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SOrTeD launch
Agnikul launched a small suborbital rocket May 30 to test technologies for a future orbital launcher. (credit: Agnikul)

Challenges for India’s emerging commercial launch industry

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After persevering through four scrubbed launch attempts over a month, Chennai-based space startup Agnikul launched its first rocket demonstrator mission called “Suborbital Tech Demonstrator” (SOrTeD) on May 30. Unlike what many national and international media reports have implied though, and which tweets from the company or ISRO don’t actively clarify against, the single-stage SOrTeD vehicle was not intended to reach space. It was not just a suborbital mission but a squarely sub-space one, unlike competitor Skyroot’s 2022 launch of Prarambh, which achieved an apogee of 89.5 kilometers, versus the less than 10 of SOrTeD.

As can be gauged from Sibu Tripathi’s previous report, SOrTeD’s true goal was to demonstrate and learn from a controlled minute-long flight, using a minimal rocket structure powered by the in-house developed 3D-printed semi-cryogenic kerosene/liquid oxygen engine called Agnilet. The flight was successful at that goal. Having said that, the private company did not livestream the launch or share even high-level flight parameters. Based on the launch video, which came through unofficial means, the engine burnout seems to have happened about five seconds earlier than expected. Since we don’t know the differences between the achieved and intended trajectory though, including the maximum altitude SOrTeD achieved, it’s hard to gauge discrepancies.

ISRO provided the flight termination system for SOrTeD, which thankfully didn’t need to be activated. ISRO also helped the company with mission reviews, flight tracking, and enabled Agnikul to set up their private launchpad at the Sriharikota spaceport.

The turbulent trajectory ahead

Agnikul will use data from the SOrTeD mission to characterize the performance of their systems and prepare for future launches. The company raised $26.7 million last year to start working towards multiple orbital launch attempts of their customizable Agnibaan small launch vehicle. Agnibaan can loft a maximum of 300 kilograms to a 700-kilometer Earth orbit. While SOrTeD is certainly a positive step for Agnikul, a space-reaching orbital test flight will require achieving many more milestones. As such, it’s hard to see the company making an orbital attempt in 2025 as claimed.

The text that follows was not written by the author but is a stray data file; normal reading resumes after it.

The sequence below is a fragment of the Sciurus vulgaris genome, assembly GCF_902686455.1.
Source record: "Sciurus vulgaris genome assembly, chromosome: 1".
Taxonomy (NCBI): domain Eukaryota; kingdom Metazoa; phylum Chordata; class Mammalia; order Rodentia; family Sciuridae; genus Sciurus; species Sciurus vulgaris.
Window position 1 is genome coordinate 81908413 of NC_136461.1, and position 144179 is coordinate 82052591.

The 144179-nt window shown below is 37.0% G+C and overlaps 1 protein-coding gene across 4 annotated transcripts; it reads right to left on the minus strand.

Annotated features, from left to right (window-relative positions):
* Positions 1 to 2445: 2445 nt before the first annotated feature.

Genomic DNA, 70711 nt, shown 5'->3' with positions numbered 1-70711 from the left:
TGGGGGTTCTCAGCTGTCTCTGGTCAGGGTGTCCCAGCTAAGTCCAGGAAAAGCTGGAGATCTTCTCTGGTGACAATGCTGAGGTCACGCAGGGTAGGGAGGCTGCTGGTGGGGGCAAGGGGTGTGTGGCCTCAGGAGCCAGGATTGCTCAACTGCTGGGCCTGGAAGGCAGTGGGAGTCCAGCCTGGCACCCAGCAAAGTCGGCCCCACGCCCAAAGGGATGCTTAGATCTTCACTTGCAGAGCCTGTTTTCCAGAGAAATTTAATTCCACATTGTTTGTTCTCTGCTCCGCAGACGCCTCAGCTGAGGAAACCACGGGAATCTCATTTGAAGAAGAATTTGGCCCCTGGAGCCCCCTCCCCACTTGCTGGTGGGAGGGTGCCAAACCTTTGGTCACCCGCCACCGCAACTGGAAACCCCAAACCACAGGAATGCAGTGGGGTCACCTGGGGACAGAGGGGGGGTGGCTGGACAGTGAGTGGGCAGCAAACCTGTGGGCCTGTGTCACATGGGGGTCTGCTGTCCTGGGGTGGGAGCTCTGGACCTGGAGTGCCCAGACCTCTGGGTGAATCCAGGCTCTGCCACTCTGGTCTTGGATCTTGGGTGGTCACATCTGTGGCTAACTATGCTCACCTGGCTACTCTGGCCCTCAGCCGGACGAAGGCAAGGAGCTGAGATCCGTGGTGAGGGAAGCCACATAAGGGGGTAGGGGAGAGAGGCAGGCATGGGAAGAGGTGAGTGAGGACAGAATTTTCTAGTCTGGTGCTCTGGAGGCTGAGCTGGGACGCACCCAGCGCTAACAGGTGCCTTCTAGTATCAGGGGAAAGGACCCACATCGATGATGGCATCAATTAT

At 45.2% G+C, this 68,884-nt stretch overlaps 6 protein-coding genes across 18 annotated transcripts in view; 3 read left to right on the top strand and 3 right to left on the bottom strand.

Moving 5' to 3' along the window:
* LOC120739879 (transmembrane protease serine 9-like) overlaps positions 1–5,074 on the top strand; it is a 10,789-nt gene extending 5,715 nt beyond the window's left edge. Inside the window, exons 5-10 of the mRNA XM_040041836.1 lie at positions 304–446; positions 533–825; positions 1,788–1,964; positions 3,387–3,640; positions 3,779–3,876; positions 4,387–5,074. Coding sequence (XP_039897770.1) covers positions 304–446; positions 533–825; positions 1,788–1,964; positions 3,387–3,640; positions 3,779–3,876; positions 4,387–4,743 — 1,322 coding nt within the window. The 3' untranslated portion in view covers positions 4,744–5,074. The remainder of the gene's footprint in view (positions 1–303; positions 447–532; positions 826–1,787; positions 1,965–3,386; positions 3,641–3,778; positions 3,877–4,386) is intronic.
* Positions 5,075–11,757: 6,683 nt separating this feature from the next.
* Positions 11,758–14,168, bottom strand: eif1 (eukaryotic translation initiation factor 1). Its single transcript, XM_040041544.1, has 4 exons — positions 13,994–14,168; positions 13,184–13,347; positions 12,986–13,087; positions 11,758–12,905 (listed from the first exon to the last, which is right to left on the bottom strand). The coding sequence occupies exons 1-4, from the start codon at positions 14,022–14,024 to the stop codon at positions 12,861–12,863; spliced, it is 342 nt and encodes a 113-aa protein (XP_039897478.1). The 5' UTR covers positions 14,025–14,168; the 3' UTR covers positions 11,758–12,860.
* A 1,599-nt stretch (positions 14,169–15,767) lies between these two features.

It’s hard enough being a rocket company out of US soil; an Indian entity only faces even more hurdles.

Competitor Skyroot is further along in attempting an orbital flight of their small-lift rocket called Vikram-I. The company successfully test-fired the rocket’s second stage motor, called Kalam-250, in March. The company also recently raised $27.5 million, hoping to launch Vikram-I by end of this year. That may be difficult to achieve, but 2025 remains realistic. Other recent Vikram-I milestones include flight qualifying its Raman-I engine, which will provide roll attitude control, hot-firing the Raman-II engine powering Vikram-I’s fourth stage, and the first stage passing pressure testing.

However, the trouble is neither company has announced a confirmed payload customer for their orbital flights, citing only letters of intent and MoUs with potential customers thus far. Furthermore, both Skyroot and Agnikul also need to compete with ISRO’s own SSLV rocket, which not only has had a successful orbital demonstration already but will be moved into production via an impending industry handover. As such, my concern is that even after demonstrating successful orbital flights, Indian private rocket companies might find themselves strapped for customers in an already cutthroat market.

It’s hard enough being a rocket company out of US soil; an Indian entity only faces even more hurdles. While the Indian government has opened up approval-less foreign direct investments (FDI) for the country’s private space sector, launch vehicle companies are only allowed to freely seek up to 49% in FDI. This is likely for national security reasons but does hamper an Indian rocket startup’s ability to scale. With the nature of the competition laid out above, and without a high launch cadence, it will be an uphill battle for these companies to survive and be profitable this decade—unless they pivot to serving the country’s strategic needs.

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